On the topic of the government's obsession with speed cameras, well, as Albert Einstein said, one definition of insanity is doing the same thing over and over again while expecting a different result. The focus on speed limit enforcement will probably never yield the results the government claims it wants.

georgesgenitals 10:36 am 12 Aug 10

[quote comment="273902"]Driving quickly under controlled circumstances would provide a much better indicator of whether someone can actually control a vehicle than the current test.

...in your expert opinion.

Apparently not all ACT police officers agree with Mr Stanhope’s views on the dangers of speeding.

...says the guy who reckons he'd happily run over your kids if he saw them on a suburban street.[/quote]

I know that would get a rise out you.

It's an opinion, much like any other. I'm surprised you waited this long to get into the discussion. Normally any thread containing some research gets you wound up pretty quickly.

Woody Mann-Caruso 10:19 am 12 Aug 10

Driving quickly under controlled circumstances would provide a much better indicator of whether someone can actually control a vehicle than the current test.

...in your expert opinion.

Apparently not all ACT police officers agree with Mr Stanhope’s views on the dangers of speeding.

...says the guy who reckons he'd happily run over your kids if he saw them on a suburban street.

georgesgenitals 10:01 am 12 Aug 10

[quote comment="273892"]Maybe a new type of test, if you can't get round WakeField Park track driving a V8 powered sedan in under 1 min 20 sec, then you not allowed to have a license, that should sort it shoudln't it?[/quote]

Driving quickly under controlled circumstances would provide a much better indicator of whether someone can actually control a vehicle than the current test. Of course, there's a lot more to the story (such as knowing the road rules), which would also need to be evaluated.

Wraith 8:09 am 12 Aug 10

Maybe a new type of test, if you can't get round WakeField Park track driving a V8 powered sedan in under 1 min 20 sec, then you not allowed to have a license, that should sort it shoudln't it?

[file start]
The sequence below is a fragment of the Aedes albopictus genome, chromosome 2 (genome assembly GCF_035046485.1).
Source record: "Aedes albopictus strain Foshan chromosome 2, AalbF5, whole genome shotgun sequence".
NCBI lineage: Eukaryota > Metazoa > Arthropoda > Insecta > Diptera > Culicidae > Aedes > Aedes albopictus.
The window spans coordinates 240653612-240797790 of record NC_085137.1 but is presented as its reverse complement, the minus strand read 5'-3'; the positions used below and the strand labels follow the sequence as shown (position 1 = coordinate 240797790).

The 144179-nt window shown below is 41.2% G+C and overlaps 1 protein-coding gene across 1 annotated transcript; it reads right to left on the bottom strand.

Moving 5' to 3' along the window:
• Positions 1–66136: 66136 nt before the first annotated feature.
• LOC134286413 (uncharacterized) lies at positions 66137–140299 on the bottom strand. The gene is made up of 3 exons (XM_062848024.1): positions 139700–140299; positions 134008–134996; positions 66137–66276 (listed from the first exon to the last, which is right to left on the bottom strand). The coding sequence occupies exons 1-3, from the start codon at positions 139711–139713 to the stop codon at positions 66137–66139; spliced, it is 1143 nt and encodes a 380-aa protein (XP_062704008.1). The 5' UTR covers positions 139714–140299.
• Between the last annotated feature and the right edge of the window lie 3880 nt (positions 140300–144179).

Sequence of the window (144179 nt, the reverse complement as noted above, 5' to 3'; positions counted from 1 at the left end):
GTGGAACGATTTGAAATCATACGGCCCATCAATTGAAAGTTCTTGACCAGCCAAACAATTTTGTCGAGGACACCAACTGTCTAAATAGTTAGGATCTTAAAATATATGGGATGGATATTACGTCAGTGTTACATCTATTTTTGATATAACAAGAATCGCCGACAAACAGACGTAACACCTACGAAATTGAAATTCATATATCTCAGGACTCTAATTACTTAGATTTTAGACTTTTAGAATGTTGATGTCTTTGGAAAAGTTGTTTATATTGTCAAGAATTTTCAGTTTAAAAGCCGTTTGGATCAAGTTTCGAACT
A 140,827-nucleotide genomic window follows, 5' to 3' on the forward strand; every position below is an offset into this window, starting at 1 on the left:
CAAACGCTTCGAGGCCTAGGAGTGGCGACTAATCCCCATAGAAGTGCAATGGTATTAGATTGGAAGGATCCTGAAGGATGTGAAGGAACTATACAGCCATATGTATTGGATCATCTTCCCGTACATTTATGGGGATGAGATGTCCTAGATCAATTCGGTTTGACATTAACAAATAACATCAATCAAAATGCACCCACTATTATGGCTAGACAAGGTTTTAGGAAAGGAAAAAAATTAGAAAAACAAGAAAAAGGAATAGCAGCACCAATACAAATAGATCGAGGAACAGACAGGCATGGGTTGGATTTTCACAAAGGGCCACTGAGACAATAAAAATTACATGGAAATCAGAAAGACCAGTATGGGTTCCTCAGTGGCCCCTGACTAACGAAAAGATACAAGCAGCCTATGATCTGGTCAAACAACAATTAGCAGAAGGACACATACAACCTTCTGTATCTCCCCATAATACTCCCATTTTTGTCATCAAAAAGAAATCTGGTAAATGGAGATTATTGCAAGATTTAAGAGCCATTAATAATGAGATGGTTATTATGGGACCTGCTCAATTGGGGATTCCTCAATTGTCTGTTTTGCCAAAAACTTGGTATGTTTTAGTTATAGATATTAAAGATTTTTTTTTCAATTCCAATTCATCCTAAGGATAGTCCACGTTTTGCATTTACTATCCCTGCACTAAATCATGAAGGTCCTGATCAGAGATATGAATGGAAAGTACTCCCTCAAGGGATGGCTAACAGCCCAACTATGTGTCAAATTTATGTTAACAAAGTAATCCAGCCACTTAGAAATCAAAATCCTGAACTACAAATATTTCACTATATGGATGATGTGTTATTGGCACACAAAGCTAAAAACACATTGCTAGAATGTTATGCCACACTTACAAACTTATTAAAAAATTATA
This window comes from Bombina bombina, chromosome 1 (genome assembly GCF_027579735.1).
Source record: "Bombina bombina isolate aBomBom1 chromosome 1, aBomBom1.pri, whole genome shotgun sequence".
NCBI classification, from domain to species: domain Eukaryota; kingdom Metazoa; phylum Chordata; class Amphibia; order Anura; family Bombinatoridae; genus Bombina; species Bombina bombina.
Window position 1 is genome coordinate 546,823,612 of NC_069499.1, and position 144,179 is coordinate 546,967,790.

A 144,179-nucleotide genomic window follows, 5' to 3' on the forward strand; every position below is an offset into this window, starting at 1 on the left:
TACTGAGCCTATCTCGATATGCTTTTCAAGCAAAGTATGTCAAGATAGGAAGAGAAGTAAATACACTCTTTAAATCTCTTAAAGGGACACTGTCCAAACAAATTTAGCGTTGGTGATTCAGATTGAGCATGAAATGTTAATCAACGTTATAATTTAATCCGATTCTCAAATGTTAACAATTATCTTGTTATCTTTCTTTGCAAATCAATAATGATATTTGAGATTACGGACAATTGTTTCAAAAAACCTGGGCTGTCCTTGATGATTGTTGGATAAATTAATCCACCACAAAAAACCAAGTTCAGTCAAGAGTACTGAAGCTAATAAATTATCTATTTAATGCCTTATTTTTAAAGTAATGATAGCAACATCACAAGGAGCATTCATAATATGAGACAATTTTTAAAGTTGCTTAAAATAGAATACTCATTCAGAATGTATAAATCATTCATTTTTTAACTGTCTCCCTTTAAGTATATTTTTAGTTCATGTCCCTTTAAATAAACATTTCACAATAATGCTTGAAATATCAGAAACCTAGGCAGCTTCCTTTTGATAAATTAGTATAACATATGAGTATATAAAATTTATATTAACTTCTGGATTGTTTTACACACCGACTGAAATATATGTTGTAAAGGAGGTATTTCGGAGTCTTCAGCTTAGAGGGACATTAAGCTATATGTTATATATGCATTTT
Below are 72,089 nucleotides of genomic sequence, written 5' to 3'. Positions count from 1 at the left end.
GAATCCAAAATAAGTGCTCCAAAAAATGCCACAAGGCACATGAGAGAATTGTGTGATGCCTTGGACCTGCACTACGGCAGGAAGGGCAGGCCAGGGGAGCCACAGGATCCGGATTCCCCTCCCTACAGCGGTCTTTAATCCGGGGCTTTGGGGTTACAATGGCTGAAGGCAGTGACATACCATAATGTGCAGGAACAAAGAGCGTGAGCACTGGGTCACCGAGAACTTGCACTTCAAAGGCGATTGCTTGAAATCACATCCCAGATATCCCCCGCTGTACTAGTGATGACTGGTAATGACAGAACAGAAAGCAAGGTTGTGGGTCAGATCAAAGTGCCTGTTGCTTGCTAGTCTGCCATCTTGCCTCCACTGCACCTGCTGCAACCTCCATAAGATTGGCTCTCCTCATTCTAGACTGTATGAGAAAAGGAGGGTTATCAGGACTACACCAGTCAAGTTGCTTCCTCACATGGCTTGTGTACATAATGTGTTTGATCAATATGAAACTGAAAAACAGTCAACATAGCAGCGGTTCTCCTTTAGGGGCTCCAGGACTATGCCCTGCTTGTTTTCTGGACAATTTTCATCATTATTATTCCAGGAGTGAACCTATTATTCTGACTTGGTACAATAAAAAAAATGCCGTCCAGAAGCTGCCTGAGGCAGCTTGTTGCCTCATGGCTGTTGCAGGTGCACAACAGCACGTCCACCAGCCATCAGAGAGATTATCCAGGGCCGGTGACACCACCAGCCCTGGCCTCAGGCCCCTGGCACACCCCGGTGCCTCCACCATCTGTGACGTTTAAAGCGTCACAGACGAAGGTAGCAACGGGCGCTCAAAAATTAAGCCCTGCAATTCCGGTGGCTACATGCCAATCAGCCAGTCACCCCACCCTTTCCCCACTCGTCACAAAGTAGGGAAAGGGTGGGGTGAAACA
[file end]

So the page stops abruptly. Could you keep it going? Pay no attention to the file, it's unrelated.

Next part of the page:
Deano 11:40 pm 11 Aug 10

[quote comment="273875"]That diagram is terrible - it's like someone has tried to justify sending the grad on an MS Paint course.[/quote]

Maybe but they should have employed a proper researcher instead.

85% of residents believe that current speed limits in the ACT are “about right”, 85% of residents believe that increasing the number of police officers on the road would improve driver behaviour, 87% of residents feel that compulsory breath testing helps to lower the road toll

In another survey 87% of five years olds believe in the existence of Santa Claus - just because a lot of people believe it doesn't make it true.

Why don't they survey road safety experts - I'd value their opinion much more than the general public's.

Zero is not a target to be achieved by a certain date.

Good to see they have learnt from the 'No Waste by 2010' nonsense.

This statement appears at the bottom of page 10 of the paper:

Advice from ACT Policing is that the primary contributing factor to serious and fatal crashes

in the ACT is impaired driving, generally alcohol, but sometimes in combination with illicit

drugs. This has been a factor in almost 50% of fatal crashes in the three year period 2007 to

2009. Of major concern to ACT Policing is the high rate of recidivism for impaired driving.

On average, about 35-40% of all drivers apprehended by police for a drink driving offence